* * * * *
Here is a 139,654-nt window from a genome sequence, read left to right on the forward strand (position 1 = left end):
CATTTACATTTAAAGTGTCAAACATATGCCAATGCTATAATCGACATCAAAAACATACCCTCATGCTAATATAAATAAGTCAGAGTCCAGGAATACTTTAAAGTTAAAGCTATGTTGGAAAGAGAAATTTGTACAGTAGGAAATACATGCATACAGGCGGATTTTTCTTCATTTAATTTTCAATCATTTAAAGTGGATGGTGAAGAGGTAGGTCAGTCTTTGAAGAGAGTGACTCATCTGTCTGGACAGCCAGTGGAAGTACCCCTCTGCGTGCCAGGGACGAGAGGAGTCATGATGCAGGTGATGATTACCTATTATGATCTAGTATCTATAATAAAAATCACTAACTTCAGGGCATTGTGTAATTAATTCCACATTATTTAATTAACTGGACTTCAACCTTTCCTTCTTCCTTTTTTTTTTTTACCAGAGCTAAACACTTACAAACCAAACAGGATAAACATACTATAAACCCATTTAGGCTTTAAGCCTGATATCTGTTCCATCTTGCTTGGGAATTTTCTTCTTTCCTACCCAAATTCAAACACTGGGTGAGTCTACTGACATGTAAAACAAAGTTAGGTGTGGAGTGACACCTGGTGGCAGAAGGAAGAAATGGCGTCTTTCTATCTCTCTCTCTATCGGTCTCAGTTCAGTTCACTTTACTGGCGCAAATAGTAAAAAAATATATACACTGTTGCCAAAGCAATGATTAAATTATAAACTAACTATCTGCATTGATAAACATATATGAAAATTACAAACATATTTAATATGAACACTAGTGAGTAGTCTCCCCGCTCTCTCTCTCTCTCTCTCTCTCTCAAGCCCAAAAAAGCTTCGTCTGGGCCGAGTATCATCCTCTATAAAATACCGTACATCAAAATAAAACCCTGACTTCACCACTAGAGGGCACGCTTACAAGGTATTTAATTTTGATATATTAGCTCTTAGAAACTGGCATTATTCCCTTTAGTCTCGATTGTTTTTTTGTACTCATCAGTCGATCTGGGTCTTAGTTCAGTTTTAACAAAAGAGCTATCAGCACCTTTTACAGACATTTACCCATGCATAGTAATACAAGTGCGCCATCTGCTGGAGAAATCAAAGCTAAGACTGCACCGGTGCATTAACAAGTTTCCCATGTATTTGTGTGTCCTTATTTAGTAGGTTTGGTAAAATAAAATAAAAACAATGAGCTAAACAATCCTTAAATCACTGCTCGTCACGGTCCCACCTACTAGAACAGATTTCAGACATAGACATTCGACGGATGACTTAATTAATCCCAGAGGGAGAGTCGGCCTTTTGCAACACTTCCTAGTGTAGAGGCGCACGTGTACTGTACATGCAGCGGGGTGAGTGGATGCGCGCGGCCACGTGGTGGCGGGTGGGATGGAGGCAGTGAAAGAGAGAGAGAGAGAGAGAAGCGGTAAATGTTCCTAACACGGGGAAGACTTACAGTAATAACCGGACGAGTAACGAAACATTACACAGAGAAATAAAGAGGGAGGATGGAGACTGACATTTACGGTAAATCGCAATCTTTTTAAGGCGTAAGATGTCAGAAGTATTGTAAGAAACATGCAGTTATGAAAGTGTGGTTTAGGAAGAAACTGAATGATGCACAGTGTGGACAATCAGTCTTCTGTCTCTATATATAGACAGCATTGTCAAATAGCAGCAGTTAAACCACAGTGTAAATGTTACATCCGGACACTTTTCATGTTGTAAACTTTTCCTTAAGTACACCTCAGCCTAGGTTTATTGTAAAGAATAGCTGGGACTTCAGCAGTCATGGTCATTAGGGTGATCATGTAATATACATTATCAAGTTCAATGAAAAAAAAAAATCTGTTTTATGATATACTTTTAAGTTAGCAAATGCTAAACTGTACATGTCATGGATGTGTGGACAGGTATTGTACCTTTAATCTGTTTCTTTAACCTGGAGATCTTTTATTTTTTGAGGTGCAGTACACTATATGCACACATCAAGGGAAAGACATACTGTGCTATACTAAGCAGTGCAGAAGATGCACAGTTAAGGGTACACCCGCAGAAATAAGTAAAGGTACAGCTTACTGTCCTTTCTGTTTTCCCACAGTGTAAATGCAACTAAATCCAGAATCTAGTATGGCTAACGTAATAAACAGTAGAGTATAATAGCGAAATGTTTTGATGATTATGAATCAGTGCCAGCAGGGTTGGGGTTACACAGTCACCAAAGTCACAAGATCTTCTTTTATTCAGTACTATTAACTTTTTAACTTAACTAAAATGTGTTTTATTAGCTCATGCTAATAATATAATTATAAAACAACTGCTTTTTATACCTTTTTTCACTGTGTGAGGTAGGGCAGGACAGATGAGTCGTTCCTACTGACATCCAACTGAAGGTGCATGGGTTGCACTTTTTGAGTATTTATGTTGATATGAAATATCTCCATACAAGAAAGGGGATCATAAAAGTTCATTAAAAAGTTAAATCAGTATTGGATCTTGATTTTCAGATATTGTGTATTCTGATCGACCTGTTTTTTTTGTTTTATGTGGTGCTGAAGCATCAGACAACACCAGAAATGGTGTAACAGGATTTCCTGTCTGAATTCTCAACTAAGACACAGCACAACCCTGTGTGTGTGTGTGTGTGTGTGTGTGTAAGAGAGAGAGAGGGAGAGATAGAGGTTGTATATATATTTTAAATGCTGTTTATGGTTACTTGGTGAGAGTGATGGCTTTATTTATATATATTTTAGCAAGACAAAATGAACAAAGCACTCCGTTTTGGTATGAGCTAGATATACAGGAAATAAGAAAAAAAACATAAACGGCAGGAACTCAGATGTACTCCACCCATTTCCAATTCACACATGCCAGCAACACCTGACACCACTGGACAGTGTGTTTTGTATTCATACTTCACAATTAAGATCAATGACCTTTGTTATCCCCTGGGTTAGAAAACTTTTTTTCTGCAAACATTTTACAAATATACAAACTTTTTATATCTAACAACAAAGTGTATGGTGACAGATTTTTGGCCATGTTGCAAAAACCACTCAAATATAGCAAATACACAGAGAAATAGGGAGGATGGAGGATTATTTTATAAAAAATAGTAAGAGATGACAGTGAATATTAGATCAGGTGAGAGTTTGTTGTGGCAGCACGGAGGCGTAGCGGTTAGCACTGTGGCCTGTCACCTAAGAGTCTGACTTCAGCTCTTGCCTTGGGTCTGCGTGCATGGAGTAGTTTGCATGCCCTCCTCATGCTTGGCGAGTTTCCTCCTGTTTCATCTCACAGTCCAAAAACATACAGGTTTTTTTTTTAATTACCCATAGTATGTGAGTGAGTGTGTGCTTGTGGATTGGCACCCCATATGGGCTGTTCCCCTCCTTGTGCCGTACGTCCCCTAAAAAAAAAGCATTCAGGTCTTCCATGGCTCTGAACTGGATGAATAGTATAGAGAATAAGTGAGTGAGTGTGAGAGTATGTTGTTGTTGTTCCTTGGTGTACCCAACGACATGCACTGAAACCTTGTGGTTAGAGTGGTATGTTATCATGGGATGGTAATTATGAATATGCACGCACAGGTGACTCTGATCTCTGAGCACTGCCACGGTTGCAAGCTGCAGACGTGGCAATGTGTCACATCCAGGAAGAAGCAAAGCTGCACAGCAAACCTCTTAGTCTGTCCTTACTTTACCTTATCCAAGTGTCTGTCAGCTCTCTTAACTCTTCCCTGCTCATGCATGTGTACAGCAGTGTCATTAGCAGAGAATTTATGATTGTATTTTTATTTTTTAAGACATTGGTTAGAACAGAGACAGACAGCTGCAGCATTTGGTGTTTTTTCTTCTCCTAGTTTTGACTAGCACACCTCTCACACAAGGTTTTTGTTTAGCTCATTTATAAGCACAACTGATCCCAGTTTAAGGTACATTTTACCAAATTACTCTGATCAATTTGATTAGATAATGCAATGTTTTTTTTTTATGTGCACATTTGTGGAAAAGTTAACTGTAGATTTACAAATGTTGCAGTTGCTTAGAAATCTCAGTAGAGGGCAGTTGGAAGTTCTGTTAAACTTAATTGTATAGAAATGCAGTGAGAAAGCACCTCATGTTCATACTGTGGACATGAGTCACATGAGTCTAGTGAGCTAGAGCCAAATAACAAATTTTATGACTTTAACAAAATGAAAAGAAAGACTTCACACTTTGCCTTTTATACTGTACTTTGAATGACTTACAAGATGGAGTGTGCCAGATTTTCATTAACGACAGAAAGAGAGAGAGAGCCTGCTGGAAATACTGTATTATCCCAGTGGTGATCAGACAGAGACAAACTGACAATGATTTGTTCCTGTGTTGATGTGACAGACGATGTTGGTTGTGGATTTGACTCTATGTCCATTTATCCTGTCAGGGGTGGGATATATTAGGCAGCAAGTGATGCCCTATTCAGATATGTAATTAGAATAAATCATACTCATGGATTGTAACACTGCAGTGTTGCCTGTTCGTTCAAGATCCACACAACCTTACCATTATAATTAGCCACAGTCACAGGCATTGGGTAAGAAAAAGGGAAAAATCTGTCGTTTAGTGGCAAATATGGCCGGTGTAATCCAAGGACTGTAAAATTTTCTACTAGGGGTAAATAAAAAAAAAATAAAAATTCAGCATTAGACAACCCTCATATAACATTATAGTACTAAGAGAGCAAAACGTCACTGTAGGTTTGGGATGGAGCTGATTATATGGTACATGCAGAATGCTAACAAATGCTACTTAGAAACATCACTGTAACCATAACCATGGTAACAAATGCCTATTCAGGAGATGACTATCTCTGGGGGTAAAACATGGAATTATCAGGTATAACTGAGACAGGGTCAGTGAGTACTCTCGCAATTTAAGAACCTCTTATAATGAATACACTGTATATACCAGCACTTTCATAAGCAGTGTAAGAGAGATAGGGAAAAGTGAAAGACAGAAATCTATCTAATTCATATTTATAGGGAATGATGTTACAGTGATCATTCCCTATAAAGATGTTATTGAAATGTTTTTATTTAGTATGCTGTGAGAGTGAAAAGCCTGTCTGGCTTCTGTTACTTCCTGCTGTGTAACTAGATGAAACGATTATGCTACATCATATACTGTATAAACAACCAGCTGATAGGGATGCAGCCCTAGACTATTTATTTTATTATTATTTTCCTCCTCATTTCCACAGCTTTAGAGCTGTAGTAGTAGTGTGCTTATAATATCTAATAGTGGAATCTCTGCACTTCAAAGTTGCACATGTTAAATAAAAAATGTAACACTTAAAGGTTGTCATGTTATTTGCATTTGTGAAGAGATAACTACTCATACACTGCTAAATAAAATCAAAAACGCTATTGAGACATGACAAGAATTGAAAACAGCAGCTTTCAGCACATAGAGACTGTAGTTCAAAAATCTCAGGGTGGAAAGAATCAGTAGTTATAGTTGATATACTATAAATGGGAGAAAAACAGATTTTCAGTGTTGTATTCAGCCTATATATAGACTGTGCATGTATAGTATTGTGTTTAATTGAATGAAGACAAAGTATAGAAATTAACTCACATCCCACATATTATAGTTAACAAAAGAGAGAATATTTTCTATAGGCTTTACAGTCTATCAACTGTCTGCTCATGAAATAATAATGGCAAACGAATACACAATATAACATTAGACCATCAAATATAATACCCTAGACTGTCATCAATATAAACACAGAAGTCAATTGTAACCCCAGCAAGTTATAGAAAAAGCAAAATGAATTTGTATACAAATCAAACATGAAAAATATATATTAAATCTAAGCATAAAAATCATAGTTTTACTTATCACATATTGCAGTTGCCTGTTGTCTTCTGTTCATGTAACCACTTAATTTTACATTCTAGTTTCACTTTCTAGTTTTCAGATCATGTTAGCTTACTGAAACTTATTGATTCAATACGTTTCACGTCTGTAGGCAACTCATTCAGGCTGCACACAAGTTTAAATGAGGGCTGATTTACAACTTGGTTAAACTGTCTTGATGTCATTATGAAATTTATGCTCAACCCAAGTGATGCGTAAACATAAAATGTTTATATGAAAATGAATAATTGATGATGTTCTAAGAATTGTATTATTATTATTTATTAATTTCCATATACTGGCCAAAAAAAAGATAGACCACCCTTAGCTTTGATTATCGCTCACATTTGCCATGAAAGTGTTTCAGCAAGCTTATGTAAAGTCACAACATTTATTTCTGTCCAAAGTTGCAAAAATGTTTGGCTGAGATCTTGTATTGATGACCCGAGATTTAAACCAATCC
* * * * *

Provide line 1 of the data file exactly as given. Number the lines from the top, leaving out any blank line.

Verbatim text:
Here is a 139,654-nt window from a genome sequence, read left to right on the forward strand (position 1 = left end):